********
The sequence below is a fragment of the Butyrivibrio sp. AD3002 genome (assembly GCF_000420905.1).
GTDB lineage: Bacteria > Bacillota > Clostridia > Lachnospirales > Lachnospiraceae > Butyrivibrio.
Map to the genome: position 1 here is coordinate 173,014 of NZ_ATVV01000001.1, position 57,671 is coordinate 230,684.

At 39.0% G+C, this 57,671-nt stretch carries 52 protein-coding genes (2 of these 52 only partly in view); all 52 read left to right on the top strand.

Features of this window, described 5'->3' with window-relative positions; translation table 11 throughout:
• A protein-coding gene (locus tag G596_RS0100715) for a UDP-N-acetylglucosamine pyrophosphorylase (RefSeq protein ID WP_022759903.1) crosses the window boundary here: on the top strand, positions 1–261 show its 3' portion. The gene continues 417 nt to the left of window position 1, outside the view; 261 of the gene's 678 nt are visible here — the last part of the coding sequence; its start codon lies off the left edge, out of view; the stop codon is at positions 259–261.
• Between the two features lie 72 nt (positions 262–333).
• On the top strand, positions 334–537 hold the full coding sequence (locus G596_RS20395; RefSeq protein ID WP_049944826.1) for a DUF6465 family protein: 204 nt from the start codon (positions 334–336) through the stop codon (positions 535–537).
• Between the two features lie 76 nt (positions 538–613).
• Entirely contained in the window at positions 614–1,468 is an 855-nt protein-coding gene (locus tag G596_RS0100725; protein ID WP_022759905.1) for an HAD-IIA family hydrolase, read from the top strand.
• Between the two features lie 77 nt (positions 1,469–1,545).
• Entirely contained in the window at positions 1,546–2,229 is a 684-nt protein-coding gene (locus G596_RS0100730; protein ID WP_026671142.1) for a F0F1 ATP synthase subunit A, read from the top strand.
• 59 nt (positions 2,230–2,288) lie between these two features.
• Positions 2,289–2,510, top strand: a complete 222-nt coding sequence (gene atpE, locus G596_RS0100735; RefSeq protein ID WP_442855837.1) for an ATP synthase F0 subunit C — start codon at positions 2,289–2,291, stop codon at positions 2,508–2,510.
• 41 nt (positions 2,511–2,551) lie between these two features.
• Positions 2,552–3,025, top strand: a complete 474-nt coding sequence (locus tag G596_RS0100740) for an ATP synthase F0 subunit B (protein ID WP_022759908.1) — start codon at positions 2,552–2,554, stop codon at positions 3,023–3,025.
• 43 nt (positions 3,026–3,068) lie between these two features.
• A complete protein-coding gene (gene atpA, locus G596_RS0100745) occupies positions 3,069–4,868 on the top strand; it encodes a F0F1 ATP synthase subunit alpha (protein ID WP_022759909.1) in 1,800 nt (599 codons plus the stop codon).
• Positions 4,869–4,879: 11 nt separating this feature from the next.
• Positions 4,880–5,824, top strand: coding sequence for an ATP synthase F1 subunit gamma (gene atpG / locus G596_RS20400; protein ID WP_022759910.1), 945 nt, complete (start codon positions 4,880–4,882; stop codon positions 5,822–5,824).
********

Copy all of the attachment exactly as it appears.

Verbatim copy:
The sequence below is a fragment of the Butyrivibrio sp. AD3002 genome (assembly GCF_000420905.1).
GTDB lineage: Bacteria > Bacillota > Clostridia > Lachnospirales > Lachnospiraceae > Butyrivibrio.
Map to the genome: position 1 here is coordinate 173,014 of NZ_ATVV01000001.1, position 57,671 is coordinate 230,684.

At 39.0% G+C, this 57,671-nt stretch carries 52 protein-coding genes (2 of these 52 only partly in view); all 52 read left to right on the top strand.

Features of this window, described 5'->3' with window-relative positions; translation table 11 throughout:
• A protein-coding gene (locus tag G596_RS0100715) for a UDP-N-acetylglucosamine pyrophosphorylase (RefSeq protein ID WP_022759903.1) crosses the window boundary here: on the top strand, positions 1–261 show its 3' portion. The gene continues 417 nt to the left of window position 1, outside the view; 261 of the gene's 678 nt are visible here — the last part of the coding sequence; its start codon lies off the left edge, out of view; the stop codon is at positions 259–261.
• Between the two features lie 72 nt (positions 262–333).
• On the top strand, positions 334–537 hold the full coding sequence (locus G596_RS20395; RefSeq protein ID WP_049944826.1) for a DUF6465 family protein: 204 nt from the start codon (positions 334–336) through the stop codon (positions 535–537).
• Between the two features lie 76 nt (positions 538–613).
• Entirely contained in the window at positions 614–1,468 is an 855-nt protein-coding gene (locus tag G596_RS0100725; protein ID WP_022759905.1) for an HAD-IIA family hydrolase, read from the top strand.
• Between the two features lie 77 nt (positions 1,469–1,545).
• Entirely contained in the window at positions 1,546–2,229 is a 684-nt protein-coding gene (locus G596_RS0100730; protein ID WP_026671142.1) for a F0F1 ATP synthase subunit A, read from the top strand.
• 59 nt (positions 2,230–2,288) lie between these two features.
• Positions 2,289–2,510, top strand: a complete 222-nt coding sequence (gene atpE, locus G596_RS0100735; RefSeq protein ID WP_442855837.1) for an ATP synthase F0 subunit C — start codon at positions 2,289–2,291, stop codon at positions 2,508–2,510.
• 41 nt (positions 2,511–2,551) lie between these two features.
• Positions 2,552–3,025, top strand: a complete 474-nt coding sequence (locus tag G596_RS0100740) for an ATP synthase F0 subunit B (protein ID WP_022759908.1) — start codon at positions 2,552–2,554, stop codon at positions 3,023–3,025.
• 43 nt (positions 3,026–3,068) lie between these two features.
• A complete protein-coding gene (gene atpA, locus G596_RS0100745) occupies positions 3,069–4,868 on the top strand; it encodes a F0F1 ATP synthase subunit alpha (protein ID WP_022759909.1) in 1,800 nt (599 codons plus the stop codon).
• Positions 4,869–4,879: 11 nt separating this feature from the next.
• Positions 4,880–5,824, top strand: coding sequence for an ATP synthase F1 subunit gamma (gene atpG / locus G596_RS20400; protein ID WP_022759910.1), 945 nt, complete (start codon positions 4,880–4,882; stop codon positions 5,822–5,824).